Topless Swim Suits
James E. Cooper
The latest stir in the news of ladies' fashions concerns the subject of topless swimsuits. There has been uproar about it, but certain stores that handle the model still report that the demand far exceeds the supply. News media report that stores in California and New York cannot supply the women with this style. Other communities outlaw it. It appears to me to be quite a commentary on the people and the times.
Before this latest "style" came out, we had already been subjected to the bikini suit, etc. Hal Chadwick had already candidly observed that "Just about all that some women's bathing attire leaves to the imagination is the color of the eyes behind the dark glasses!" This new style makes his observation more literal than ever. And, the designer insists that this suit will be the fashion within the next few years. Those who are prone to hoot at the idea might well remember the first reactions to the "sack dress" some years ago didn't hinder that model from becoming "the fashion."
I am wondering what our brethren and sisters in the church will have to say about this latest development. Will those who justify the public wearing of shorts and halters, bathing suits, and mixed bathing still say, "There is nothing wrong with it"? Will they still claim that the prevailing style of dress determines what is right and wrong along this line? I know that the prevailing style determines the current fashion, but does it determine decency?
Before the gospel of Christ reached Corinth, it was known to be an exceedingly immoral city. Its name had been coined into an expression depicting the basest of morals --"to corinthianize." The apostle warned the church there about keeping company with fornicators, and his letters show that one of her greatest problems was regarding sex. He did not tell them that the prevailing attitudes of the people determined what is right for Christians. Instead, he said, "Come ye out from among them, and be ye separate, saith the Lord, And touch no unclean thing; And I will receive you, And will be to you a Father, And ye shall be to me sons and daughters" (2 Cor. 6:17). He wrote to the Romans: "Be not fashioned according to this world: but be ye transformed by the renewing of your mind, that ye may prove what is the good and acceptable and perfect will of God" (Rom. 12:2). He desired that "women adorn themselves in modest apparel, with shamefastness and sobriety . . ." (1 Tim. 2:9).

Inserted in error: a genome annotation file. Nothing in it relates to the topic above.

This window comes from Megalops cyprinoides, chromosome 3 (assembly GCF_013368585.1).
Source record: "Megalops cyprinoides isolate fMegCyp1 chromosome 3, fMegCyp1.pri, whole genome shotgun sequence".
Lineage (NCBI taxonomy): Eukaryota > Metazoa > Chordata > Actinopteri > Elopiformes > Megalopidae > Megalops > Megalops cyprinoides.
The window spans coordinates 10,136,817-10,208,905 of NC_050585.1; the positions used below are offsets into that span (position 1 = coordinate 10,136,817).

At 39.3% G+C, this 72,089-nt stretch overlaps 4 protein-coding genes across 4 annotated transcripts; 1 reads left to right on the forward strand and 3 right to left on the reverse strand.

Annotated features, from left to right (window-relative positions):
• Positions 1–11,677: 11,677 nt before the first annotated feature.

It is strange that a race of people who carried the gospel to the dark corners of the world, and taught the heathens to wear clothes, is now trying to take up the customs they found there. I remember seeing pictures of pagan women in such magazines at National Geographic, when but a boy. As I recall, those women had had the topless idea a long time ago. And we were led to believe that their conduct was to be expected of the ignorant, heathen creatures that knew not God.
J. Edgar Hoover has observed "Crimes of passion increase in the summer time." If the styles worn by women have already produced such a situation, how much worse will it be after this newest idea becomes popular? It would appear to me that any woman who wears such a suit is hanging out her red light.
Why do women follow such "fashions"? Is it because they are just going along with the crowd? If the topless swimsuit becomes the "fashion," will you continue to "go along with the crowd?" Are women ignorant of the effect upon the man of the sight of her nakedness? Do you realize that she contributes to sin by causing the man to "commit adultery with her in his heart" (Matt. 5:28)? Or, are these particular women simply lascivious at heart, desiring to be indiscriminately provocative to others than to her own husband?
I cannot imagine a faithful, self-respecting, modest, Christian woman appearing in public places so attired. In fact, if a woman should so appear in a public place, I would take that as a sign that she was immodest, and lacking in self-respect, or shamefastness. What kind of character does your dress show?
Truth Magazine IX: 9, pp. 15-16